Kevin Killeen, The political Bible in early modern England (Cambridge: Cambridge University Press, 2017), ISBN: 1107107970, xii+310 pp., £75.00.
Reviewed by Crawford Gribben
 Over the last ten years, a sequence of articles by Kevin Killeen has offered some of the most stimulating re-readings of the reception of the Bible in early modern literary and political writing. In this volume, Killeen brings together the conclusions of these arguments with new texts and contexts in what will surely come to be recognised as one of the most important literary and historical discussions of the cultures of the early modern Bible.
 The religious turn in early modern studies is reflected in a range of recent studies of authors, genres and major texts. Scholarly interest in the political potential of Bible reading in early modern England is, of course, long-standing, with Christopher Hill’s The English Bible and the seventeenth-century revolution (1992) being one of the most widely used works in this field. But this interest has been given an important new stimulus in recent years, as scholars working on the subject have drawn upon new methodologies, including the history of the book, and have addressed new research questions, including questions of gender and orientalist scholarship, while engaging with new historiographical insights, especially in terms of the revisionism that has challenged the older and often Marxist frames of historical interpretation. Some of these issues were brought to the fore in Eric Nelson’s The Hebrew Republic: Jewish sources and the transformation of European political thought (2010), although that work tended to overlook some of the less appealing or less modern uses to which early modern exegesis was put. Literary critics are famously slow to attend to new developments in historical writing, but the new religious turn in early modern studies has brought together literary critics and historians in new ways and to advance new kinds of debate. The cross-disciplinary potential of this engagement was evident in The Oxford handbook of the Bible in early modern England, c 1530-1700 (2015), which Killeen co-edited with Helen Smith and Rachel Willie, and which represented a major new statement of biblical influences in writing from the period, as well as in Victoria Brownlee’s Biblical readings and literary writings in early modern England, 1558-1625 (2018), which has become another important contribution to the debate. But Killeen’s new book moves beyond these other contributions by examining how Old Testament narratives and motifs impacted upon constructions of politics in a period of national and international crisis. Everyone knows that the Bible mattered in early modern England, and that in contexts far removed from the liturgical or theological. But few historians or literary scholars have the equipment to identify allusions beyond the best-known biblical stories, or have the patience to chase down the exegetical traditions through which these familiar stories may become de-familiarised in the process of early modern interpretation. Killeen does both, and more, as he documents how important were Old Testament narratives in framing and challenging assumptions of political power.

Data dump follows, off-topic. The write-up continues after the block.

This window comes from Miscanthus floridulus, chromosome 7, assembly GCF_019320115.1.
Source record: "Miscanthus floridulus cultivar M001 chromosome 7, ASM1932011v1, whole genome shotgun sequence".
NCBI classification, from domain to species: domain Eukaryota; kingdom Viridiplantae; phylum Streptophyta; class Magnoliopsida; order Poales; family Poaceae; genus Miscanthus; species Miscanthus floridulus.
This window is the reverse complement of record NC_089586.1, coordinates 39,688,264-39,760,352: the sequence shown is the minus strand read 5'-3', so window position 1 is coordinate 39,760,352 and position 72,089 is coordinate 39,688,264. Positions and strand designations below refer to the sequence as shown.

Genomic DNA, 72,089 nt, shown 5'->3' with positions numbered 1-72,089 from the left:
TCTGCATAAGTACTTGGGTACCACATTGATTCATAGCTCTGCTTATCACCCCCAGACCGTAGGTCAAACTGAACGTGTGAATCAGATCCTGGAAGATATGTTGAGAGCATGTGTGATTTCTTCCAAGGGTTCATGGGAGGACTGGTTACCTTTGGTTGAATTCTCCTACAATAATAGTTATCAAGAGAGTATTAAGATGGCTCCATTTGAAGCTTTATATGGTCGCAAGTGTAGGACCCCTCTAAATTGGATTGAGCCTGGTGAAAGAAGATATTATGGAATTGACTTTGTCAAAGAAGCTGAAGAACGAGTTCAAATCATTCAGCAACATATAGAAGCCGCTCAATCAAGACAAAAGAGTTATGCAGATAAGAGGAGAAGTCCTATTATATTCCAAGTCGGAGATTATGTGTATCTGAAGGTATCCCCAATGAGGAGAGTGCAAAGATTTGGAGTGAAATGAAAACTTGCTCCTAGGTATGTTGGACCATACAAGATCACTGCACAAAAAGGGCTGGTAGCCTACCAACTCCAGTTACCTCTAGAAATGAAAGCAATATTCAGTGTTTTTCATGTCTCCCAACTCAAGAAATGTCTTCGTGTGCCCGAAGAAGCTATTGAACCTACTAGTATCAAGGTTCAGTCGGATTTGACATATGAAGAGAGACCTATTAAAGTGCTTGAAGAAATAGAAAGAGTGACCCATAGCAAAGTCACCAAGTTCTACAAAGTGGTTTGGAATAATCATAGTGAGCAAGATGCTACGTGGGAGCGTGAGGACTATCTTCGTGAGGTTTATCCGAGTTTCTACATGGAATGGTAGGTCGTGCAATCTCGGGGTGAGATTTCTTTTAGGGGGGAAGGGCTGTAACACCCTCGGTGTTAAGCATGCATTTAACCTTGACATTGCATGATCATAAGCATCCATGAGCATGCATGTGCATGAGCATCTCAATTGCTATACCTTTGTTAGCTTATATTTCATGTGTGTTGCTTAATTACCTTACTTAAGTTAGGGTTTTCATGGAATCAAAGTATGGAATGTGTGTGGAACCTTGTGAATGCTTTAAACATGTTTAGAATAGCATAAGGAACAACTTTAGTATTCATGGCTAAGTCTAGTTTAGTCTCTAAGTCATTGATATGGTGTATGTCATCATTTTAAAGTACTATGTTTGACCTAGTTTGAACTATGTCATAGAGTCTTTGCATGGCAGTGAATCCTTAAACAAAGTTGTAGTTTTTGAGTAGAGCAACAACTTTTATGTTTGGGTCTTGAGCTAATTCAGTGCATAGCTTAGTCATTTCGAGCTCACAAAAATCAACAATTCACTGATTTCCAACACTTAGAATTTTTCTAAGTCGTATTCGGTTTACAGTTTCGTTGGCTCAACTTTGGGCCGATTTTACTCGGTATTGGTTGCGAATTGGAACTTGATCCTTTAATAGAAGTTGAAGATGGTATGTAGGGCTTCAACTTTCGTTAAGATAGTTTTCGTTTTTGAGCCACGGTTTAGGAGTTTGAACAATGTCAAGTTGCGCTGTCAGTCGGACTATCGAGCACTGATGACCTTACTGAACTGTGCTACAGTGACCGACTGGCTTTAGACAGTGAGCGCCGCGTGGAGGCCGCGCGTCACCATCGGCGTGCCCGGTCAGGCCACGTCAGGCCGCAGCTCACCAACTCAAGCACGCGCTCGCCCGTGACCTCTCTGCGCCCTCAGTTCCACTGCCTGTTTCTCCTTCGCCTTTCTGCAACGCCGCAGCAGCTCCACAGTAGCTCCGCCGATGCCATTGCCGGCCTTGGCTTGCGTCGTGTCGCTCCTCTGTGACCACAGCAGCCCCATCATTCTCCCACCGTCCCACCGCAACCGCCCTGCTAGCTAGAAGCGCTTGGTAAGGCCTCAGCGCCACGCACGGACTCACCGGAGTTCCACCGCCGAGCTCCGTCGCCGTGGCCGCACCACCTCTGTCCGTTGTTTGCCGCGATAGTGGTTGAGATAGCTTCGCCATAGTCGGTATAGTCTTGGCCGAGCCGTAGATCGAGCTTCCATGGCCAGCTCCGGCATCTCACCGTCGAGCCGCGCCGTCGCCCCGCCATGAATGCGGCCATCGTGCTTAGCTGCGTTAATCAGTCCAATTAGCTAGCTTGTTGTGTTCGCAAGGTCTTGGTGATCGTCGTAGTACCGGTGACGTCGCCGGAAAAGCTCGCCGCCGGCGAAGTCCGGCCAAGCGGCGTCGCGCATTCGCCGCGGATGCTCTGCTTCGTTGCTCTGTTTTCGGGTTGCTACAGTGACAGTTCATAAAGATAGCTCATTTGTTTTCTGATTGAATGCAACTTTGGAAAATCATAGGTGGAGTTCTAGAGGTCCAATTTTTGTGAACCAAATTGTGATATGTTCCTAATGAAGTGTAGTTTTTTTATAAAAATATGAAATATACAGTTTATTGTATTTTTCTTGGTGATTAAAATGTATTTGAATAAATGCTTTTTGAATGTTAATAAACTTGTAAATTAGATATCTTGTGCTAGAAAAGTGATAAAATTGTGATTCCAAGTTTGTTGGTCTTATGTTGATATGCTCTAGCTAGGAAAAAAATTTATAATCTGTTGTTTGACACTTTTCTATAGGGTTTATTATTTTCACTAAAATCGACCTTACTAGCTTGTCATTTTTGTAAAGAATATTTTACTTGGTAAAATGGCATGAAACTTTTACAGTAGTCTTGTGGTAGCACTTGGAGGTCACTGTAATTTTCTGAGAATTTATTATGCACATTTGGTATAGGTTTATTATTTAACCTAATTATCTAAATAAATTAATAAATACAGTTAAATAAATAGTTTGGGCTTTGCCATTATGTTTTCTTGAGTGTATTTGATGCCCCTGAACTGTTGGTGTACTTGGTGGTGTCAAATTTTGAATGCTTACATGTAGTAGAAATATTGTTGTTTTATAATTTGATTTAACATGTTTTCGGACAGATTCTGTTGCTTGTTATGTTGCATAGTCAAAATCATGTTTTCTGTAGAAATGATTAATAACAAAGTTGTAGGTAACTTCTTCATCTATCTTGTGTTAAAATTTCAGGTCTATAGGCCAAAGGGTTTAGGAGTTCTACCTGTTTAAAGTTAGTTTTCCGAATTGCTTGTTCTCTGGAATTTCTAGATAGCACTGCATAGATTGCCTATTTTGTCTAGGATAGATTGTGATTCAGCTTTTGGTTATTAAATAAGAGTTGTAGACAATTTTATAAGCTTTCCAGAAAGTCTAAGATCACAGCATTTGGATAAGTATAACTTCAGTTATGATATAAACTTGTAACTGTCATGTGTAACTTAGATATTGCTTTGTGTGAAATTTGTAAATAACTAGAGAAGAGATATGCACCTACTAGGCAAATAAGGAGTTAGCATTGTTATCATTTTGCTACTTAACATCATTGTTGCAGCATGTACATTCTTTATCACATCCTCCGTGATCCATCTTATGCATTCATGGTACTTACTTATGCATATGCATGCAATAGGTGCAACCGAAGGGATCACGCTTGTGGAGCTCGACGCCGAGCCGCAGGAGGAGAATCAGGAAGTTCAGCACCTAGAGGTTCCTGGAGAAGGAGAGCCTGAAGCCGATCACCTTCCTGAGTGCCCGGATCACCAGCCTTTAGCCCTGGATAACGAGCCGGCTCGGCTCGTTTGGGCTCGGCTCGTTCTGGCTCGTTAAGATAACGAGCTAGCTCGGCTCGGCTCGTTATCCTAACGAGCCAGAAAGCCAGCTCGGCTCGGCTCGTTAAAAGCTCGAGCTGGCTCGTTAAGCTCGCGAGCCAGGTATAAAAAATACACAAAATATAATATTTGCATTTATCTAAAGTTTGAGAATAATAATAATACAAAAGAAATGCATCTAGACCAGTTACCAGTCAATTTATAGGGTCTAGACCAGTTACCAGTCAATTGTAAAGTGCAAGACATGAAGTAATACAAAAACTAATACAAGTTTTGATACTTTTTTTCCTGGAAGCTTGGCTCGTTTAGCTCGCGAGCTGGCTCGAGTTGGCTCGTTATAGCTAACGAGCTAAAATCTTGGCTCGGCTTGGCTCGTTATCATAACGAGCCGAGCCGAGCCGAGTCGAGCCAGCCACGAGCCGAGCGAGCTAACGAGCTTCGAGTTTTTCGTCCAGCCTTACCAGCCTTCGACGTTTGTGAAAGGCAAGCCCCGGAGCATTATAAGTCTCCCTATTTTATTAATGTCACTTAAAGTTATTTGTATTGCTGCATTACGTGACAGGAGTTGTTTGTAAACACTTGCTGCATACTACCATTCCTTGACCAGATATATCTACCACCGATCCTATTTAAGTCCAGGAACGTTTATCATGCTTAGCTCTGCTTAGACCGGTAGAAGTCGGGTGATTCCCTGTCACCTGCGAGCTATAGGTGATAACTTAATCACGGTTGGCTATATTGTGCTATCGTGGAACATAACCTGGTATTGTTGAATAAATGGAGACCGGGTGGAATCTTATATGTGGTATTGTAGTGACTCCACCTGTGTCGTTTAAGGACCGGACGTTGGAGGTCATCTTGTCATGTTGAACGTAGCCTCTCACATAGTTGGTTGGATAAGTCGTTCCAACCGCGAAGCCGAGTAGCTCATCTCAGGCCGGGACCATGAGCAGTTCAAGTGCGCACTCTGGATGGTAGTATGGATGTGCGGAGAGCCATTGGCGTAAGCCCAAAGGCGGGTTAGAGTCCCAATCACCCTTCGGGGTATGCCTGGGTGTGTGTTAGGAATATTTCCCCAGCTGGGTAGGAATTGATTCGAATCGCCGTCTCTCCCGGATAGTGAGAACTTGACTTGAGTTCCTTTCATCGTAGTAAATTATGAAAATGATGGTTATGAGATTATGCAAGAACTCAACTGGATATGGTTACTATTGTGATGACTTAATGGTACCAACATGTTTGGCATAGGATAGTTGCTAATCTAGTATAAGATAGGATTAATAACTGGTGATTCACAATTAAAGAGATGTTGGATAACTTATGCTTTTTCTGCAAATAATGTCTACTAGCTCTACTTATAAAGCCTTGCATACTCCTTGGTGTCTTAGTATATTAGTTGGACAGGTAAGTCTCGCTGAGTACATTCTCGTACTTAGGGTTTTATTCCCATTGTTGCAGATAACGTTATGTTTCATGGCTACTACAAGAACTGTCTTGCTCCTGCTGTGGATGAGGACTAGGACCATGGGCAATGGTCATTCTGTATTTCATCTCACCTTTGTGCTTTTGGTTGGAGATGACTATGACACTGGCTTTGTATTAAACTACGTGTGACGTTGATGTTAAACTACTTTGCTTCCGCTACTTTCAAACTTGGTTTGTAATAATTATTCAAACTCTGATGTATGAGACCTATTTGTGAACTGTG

Wisely, Killeen’s work limits its points of reference to discussions of biblical kings in seventeenth-century publications. He argues that readings of these kings and their reigns “constitute a major lexicon of early modern political thought,” and that references to these kings were specific and particular, with each monarch representing distinct qualities with which early modern exemplars could be contrasted or compared. In Killeen’s account, the high degree of biblical literacy that was sustained among early modern commentators allowed for an allusive range that could balance an impressive range of connotative power. But Killeen makes this argument while recognising that exegetical traditions were themselves changing through this period, and that the parties that struggled to control the interpretation of Scripture did so by undermining the religious-political claims of their rivals. And so Killeen argues against assumptions in some earlier writing that biblical allusion allowed for a language of code and evasion, as if only one side in the seventeenth-century culture war could recognise an Old Testament reference and understand its suggestive power. If the Bible was ubiquitous, its contents were well-known, and Killeen tracks down the significance of that knowledge in discussions of the character and effect of early modern hermeneutics, while examining among other discourses the reception of biblical civil wars, responses to tyranny, and imaginings of regicide.
 The political Bible in early modern England is therefore a major statement on the development of a distinctive rhetoric in political discussion in early modern England. It makes definitive judgements on the power of biblical images while embarking on some important new lines of enquiry related to the relationship of these images to questions of gender. Killeen’s new book is a determined, insightful and very welcome contribution to a discussion that will be pertinent to scholars across disciplines of the northern Renaissance.
Queen’s University Belfast, January 2019